Absolute and relative dating in archaeology

Rated 4.39/5 based on 529 customer reviews

Before more precise absolute dating tools were possible, researchers used a variety of comparative approaches called relative dating.

These methods — some of which are still used today — provide only an approximate spot within a previously established sequence: Think of it as ordering rather than dating.

Thermoluminescence: Silicate rocks, like quartz, are particularly good at trapping electrons.

Researchers who work with prehistoric tools made from flint — a hardened form of quartz — often use thermoluminescence (TL) to tell them not the age of the rock, but of the tool.

It would be like having a watch that told you day and night.” Single crystal fusion: Also called single crystal argon or argon-argon (Ar-Ar) dating, this method is a refinement of an older approach known as potassium-argon (K-Ar) dating, which is still sometimes used.

Both methods date rock instead of organic material. But unlike radiocarbon dating, the older the sample, the more accurate the dating — researchers typically use these methods on finds at least 500,000 years old.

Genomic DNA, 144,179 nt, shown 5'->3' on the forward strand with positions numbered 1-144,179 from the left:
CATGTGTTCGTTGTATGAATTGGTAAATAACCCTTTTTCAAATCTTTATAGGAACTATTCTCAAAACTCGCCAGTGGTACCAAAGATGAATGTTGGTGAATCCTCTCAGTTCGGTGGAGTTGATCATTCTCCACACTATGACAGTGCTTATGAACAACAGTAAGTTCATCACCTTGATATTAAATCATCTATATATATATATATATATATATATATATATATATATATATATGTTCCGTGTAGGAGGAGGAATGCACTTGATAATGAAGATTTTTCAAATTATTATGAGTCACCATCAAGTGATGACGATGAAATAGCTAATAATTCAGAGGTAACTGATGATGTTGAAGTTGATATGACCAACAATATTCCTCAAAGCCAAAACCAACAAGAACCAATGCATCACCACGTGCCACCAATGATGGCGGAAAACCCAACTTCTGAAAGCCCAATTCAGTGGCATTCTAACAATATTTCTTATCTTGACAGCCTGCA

Researchers can measure the amount of these trapped electrons to establish an age.

But to use any trapped charge method, experts first need to calculate the rate at which the electrons were trapped.

absolute and relative dating in archaeology-45

absolute and relative dating in archaeology-11

absolute and relative dating in archaeology-42

Over time, certain kinds of rocks and organic material, such as coral and teeth, are very good at trapping electrons from sunlight and cosmic rays pummeling Earth.

When it comes to determining the age of stuff scientists dig out of the ground, whether fossil or artifact, “there are good dates and bad dates and ugly dates,” says paleoanthropologist John Shea of Stony Brook University.

The good dates are confirmed using at least two different methods, ideally involving multiple independent labs for each method to cross-check results.

Paleomagnetism: Earth’s magnetic polarity flip-flops about every 100,000 to 600,000 years.

The polarity is recorded by the orientation of magnetic crystals in specific kinds of rock, and researchers have established a timeline of normal and reversed periods of polarity.

Leave a Reply